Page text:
** According to Invitation to an Execution: A History of the Death Penalty in the United States, there was an 1868 Wisconsin execution under Oneida (not Wisconsin) law, conducted on tribal lands.

† Said typewriter also debuted the now-standard QWERTY keyboard layout.

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1887: Israel Lipski

4 comments August 21st, 2012 Meaghan

(Thanks to Meaghan Good of the Charley Project for the guest post. -ed.)

On this day in 1887, 22-year-old Israel Lipski was hanged at Newgate Prison for the murder of Miriam Angel.

His trial and execution were well-publicized in their day, and were the subject of a 1984 book, The Trials of Israel Lipski: A True Story of a Victorian Murder in the East End of London by Martin L. Friedland.

But Lipski has been largely forgotten now … except as a footnote in a much more famous unsolved murder.

Lipski was of Polish-Jewish origin. His real name was Israel Lobulsk; he changed it when he moved to the UK.

He lived in a boardinghouse and worked as an umbrella and walking-stick salesman. Miriam, who was also Jewish, lodged at the same address, 16 Batty Street.

Miriam was found dead in her bed June 28 of that year. She’d been killed in an unusual way: she was forced to consume nitric acid, also known as aquafortis, a strong corrosive chemical now used in rocket fuel. She was six months pregnant at the time of her death.

Lipski was found hiding under her bed. He too had consumed nitric acid and the inside of his mouth was burned. Investigators later determined he’d purchased an ounce of the chemical that very morning. They theorized he had killed Miriam during a rape attempt.

Lipski, for this part, insisted he was innocent of any crime and told an extraordinary story: he stumbled across two co-workers in Miriam’s room rifling through her things. Miriam was already dead at this point. The two men attacked and robbed him, poured the nitric acid down his throat and threw him under the bed, where he fainted.

The judge’s summing-up to the jury, described by one news account as “lucid and temperate,” went with the rape theory:

… that the murderer of Miriam Angel entered her room under the influence of unlawful passion; that, balked in this design, his passion turned to homicidal fury; and that in a reaction of shame and terror he had taken a dose of the same poison that he had given to his victim. If that theory was probable, continued the judge, the murder was much more likely to have been the work of one man than two.

The climate of pervasive anti-Semitism in East London during this time sealed Lipski’s fate. London’s Jewish population, largely impoverished Polish and Russian refugees, was ever liable to blame for a wide variety of social problems. On top of everything else, Lipski’s legal defense was abysmal and the judge clearly biased. He might have been guilty, but the fairness of his trial is questionable.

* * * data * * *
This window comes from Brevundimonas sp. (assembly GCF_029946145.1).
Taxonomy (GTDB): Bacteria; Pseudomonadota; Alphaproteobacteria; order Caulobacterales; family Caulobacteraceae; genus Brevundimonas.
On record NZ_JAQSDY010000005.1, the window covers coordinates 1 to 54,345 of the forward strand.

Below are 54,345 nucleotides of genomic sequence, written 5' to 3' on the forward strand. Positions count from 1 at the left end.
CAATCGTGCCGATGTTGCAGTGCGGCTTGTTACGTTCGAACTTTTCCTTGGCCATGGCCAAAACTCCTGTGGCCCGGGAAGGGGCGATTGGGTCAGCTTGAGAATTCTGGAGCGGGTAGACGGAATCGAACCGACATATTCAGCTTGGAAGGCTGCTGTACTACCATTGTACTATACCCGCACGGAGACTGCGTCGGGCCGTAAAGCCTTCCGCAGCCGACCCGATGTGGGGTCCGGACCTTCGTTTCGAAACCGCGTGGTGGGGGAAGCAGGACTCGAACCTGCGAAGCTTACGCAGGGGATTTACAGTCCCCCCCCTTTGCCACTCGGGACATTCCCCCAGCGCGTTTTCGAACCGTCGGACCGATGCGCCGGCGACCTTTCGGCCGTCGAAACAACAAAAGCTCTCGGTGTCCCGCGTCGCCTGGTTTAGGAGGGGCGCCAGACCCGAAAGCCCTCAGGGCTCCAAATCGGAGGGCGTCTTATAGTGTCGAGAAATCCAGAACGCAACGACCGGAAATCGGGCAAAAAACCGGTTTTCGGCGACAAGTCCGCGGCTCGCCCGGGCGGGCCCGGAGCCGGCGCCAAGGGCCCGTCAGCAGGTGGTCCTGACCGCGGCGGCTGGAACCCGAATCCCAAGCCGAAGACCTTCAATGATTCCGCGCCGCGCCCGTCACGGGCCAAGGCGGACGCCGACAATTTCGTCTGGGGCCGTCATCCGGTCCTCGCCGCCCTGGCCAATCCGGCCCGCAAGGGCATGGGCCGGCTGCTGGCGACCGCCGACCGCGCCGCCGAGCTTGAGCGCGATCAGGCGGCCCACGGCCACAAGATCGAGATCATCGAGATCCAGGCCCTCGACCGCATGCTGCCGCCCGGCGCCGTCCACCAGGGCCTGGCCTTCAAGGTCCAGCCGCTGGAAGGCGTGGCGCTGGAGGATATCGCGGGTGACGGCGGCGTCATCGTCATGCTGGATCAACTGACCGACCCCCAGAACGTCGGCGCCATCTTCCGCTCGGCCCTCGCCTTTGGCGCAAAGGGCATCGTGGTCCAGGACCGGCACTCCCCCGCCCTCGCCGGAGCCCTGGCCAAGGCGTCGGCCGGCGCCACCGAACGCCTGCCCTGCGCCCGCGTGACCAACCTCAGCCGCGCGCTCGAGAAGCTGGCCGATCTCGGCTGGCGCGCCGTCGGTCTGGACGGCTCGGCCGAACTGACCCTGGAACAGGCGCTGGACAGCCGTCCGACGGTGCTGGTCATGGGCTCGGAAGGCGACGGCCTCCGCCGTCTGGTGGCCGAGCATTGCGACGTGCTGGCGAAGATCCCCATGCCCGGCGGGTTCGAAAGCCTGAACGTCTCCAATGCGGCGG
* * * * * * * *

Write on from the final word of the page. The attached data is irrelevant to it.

Following Lipski’s conviction and death sentence there was worried speculation that he might, after all, be innocent. Several prominent people, including members of Parliament and investigative journalist William Stead, petitioned the Home Secretary for a reprieve or commutation. (Stead referred to Lipski as “the young martyr” and the “much injured young exile.”) The wind went out of their sails, however, after Lipski’s confession was published:

I, Israel Lipski, before I appear before God in judgment, desire to speak the whole truth concerning the crime of which I am accused. I will not die with a lie on my lips. I will not let others suffer even in suspicion for my sin. I alone was guilty of the murder of Miriam Angel.

I thought the woman had money in her room, so I entered, the door being unlocked and the woman asleep. I had no thought of violating her, and I swear I never approached her with that object, nor did I wrong her in this way. Miriam Angel awoke before I could search about for money, and cried out, but very softly. Thereupon I struck her on the head and seized her by the neck, and closed her mouth with my hand, so that she should not arouse the attention of those who were about the house.

I had long been tired of my life, and had bought a pennyworth of aquafortis that morning for the purpose of putting an end to myself. Suddenly I thought of the bottle I had in my pocket, and drew it out and poured some of the contents down her throat. She fainted and, recognizing my desperate condition, I took the rest. The bottle was an old one which I had formerly used … The quantity of aquafortis I took had no effect on me.

Hearing the voices of people coming upstairs, I crawled under the bed. The woman seemed already dead. There was only a very short time from the moment of my entering the room until I was taken away.

Even before his execution, “Lipski” became a part of Londoners’ vocabulary. It was used as both a slur against Jews and as a verb, the way a certain kind of suffocation murder still known as “burking” was named after William Burke of “Burke and Hare” fame.

A year after Israel Lipski’s execution, the name “Lipski” once again came under scrutiny after a murder suspect yelled it out in front of a witness, leaving scholars and true-crime buffs to speculate about its meaning for the next 120 years and counting.

The victim in that case was a prostitute named Elizabeth Stride. The suspect is known only by his trade name, Jack the Ripper.

But that’s another story.

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2010: Four in Equatorial Guinea

1 comment August 21st, 2011 Meaghan

(Thanks to Meaghan Good of the Charley Project for the guest post. -ed.)

On this date last year, four Equatorial Guinean men were executed immediately after they were convicted of treason in a military court in the tiny African nation’s capital of Malabo.

The defendants, all former military officers, reportedly confessed to attacking the presidential palace in February 2009, supposedly in an attempt to assassinate the president, Teodoro Obiang Nguema Mbasogo.